Whale Shows, Dolphins in Blue, Healthy Deserts and Lost Landscapes
04/13/2013 81 °F
I apologize. I started this week with grand intentions of writing a well thought out piece about travel writing. I forgot how grueling working the night shift could be. It turns out, staying up all night turns my mind to mush. My creative endeavors died without a whimper.
That being said, I have had a jaw-dropping week, even by my standards. I saw four different kinds of whales. This includes the giant sperm whales, orca and pilot whales. Get this, there were orca attacking a pod of sperm whales, trying to get at the newborn calf. The sperm whales were getting defensive forming a circle around the calf and batting at the orca with their flukes. There was a gigantic male taking charge of the pod. His enormous white head was scarred from a life full of battles. The orca had met their match.
I watched a large pod of short finned pilot whales for over three hours. I should have been sleeping, but it was too good of a show. I even saw them breach for the first time. As we cruised along side of them, they passed right by another pod of sperm whales. There was another giant male logging on the surface. As I stood on the fantail of our ship, I passed not more than thirty feet away from it. It was awesome!
Dolphins in Sapphires
One morning we came upon a pod of dolphins. I decided to head up to the lido deck to watch them from up above. Judging from experience, I figured that the glassy seas and morning light would make for good underwater dolphin photos. I was not disappointed. These are among my favorite dolphin pictures I have. I will never forget how beautiful it is to watch dolphins glide just beneath the surface of the water.
A Healthy Desert
I went for a walk among the boojum trees. Boojums are endemic to a very small region near Bahia de Los Angeles on the eastern side of the Baja Peninsula. They look like an upside down hairy white carrot. I love this desert. It’s very healthy, full of blooming cacti, birds, bees and vibrant desert fauna.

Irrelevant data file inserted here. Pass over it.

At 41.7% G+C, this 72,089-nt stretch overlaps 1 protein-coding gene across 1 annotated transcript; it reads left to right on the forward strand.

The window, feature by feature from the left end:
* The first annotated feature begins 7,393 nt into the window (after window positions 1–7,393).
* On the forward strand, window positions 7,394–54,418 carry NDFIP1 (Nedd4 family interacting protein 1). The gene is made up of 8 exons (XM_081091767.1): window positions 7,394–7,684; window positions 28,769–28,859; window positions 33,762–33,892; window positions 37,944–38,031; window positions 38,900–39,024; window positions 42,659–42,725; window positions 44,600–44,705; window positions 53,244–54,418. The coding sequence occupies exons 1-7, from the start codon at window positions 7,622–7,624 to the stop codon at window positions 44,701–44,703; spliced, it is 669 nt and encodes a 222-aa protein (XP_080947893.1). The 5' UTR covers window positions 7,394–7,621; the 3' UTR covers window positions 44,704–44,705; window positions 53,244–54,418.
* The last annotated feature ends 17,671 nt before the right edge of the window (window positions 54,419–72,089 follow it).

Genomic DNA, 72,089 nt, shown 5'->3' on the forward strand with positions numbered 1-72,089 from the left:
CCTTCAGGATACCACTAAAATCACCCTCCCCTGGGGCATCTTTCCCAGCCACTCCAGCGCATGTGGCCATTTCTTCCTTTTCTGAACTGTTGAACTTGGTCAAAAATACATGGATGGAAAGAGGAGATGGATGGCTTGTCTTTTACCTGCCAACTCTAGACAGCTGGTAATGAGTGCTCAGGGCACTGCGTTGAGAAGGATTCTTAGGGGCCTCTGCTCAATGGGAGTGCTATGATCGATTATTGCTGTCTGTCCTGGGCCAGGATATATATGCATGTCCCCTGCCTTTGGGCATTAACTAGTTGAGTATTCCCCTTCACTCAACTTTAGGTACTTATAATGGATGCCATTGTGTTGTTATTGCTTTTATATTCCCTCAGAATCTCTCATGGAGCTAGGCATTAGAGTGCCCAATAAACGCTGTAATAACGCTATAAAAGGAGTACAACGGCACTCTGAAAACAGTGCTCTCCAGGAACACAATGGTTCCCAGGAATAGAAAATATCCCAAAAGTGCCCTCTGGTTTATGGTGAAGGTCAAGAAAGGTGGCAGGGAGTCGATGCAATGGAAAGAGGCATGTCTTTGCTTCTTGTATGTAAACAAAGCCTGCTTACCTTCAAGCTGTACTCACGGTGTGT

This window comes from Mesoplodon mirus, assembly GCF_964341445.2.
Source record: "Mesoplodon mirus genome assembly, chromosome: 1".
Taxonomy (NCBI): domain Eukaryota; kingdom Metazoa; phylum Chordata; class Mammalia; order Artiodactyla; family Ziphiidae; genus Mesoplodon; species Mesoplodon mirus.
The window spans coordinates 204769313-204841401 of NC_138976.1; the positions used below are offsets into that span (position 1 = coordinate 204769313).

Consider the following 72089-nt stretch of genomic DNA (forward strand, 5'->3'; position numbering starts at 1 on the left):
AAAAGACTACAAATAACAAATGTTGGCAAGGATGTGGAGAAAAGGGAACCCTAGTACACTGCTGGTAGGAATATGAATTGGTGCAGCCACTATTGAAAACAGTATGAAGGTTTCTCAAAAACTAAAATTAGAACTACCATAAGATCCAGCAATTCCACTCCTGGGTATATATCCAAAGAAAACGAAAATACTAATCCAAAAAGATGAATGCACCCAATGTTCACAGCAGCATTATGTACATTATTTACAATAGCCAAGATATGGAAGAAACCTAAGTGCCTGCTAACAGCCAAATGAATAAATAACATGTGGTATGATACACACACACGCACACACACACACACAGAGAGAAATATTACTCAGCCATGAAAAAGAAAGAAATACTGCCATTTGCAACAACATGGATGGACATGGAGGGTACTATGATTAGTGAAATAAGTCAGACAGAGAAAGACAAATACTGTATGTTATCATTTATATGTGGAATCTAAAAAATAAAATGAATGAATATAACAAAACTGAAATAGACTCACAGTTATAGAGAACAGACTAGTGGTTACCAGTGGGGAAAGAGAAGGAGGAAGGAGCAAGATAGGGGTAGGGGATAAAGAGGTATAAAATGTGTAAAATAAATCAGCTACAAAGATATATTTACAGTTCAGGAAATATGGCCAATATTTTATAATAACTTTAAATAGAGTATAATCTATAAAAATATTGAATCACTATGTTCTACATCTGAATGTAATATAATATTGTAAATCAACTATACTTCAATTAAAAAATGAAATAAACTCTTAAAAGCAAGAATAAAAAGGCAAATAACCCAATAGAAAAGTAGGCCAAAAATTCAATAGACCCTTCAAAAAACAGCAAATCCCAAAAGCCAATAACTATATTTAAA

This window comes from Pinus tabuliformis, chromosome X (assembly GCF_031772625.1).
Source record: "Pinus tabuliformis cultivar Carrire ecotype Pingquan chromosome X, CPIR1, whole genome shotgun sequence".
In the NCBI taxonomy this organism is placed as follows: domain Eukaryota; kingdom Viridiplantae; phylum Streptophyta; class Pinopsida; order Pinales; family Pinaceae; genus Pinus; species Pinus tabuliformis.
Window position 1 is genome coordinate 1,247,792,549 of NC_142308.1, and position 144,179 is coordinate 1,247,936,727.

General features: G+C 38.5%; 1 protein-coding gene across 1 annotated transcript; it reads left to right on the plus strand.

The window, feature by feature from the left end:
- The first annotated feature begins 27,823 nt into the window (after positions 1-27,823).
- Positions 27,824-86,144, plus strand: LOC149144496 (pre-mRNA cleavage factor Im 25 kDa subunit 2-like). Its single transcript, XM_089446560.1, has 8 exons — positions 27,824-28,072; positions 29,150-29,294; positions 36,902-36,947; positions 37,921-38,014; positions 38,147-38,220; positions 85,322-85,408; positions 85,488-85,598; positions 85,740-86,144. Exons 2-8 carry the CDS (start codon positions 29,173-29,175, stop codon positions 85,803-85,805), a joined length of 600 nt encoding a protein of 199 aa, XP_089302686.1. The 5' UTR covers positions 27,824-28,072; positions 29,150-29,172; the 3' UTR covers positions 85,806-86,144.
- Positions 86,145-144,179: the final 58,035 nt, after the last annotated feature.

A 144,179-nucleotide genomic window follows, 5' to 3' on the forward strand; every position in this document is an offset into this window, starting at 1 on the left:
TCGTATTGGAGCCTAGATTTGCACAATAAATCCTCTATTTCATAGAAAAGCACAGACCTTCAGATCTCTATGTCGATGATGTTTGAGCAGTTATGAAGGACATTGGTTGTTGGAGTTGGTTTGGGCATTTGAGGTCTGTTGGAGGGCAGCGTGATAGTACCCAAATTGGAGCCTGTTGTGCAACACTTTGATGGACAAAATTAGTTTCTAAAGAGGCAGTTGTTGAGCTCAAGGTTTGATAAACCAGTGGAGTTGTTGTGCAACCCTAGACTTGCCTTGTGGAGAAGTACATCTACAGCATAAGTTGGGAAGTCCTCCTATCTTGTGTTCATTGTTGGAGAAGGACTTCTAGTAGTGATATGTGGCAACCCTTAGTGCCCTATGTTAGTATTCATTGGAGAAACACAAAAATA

I sat in a narrow band of shade of a skinny cardon. It felt good to sit in the dirt. I could only hear the soft rustle of wind through the desert. I let my mind relax. Ahhh.
The only thought that came to mind was that I should continue to visit the desert in March and April. It feels really good to me be here. I don’t know if it’s the sun, warmth or desert itself, but I need to work this into my overall plan for healthy living.
Hiking Isla Danzante
There will come a day when I will be able to spend more than just three hours on Isla Danzante. There are just too many adventures waiting to happen. I want to walk around the island along the shore. I want to see the views from every high point. I want to anchor my sailboat in honeymoon cove. I will listen to the breeze and watch the stars.
It’s going to have to wait.
Ah well. I had a great morning hike on Isla Danzante. I walked around the north side of the island along the shore. I saw all kinds of sea stuff. I like calling the animals and plants of tide pools “sea stuff.” The ocean is so diverse and interesting, it’s hard for me to identify and understand what is going on in just one small section of shoreline.
Fortunately, my new adventure buddy knows a lot more than I do and she tells me all about it on our walks.
Walking Through Heaven
I took an early ride to the rocky shores of Isla Santa Catalina. I was exhausted from working all night, but I wanted to hike to a distant beach to try to find a certain kind of seashell I was convinced could be found there.
I never found the shells. Instead, I found a gorgeous desert landscape bathed in changing light. I don’t know if I was hypersensitive to the conditions due to my weariness, but I felt like I was walking through heaven.
I love this scene. I can't decide which one I like better. Let me know which one you prefer.
Thank you for putting up with this sad excuse for an entry. I promise I will get more sleep, which hopefully will lead to better stories.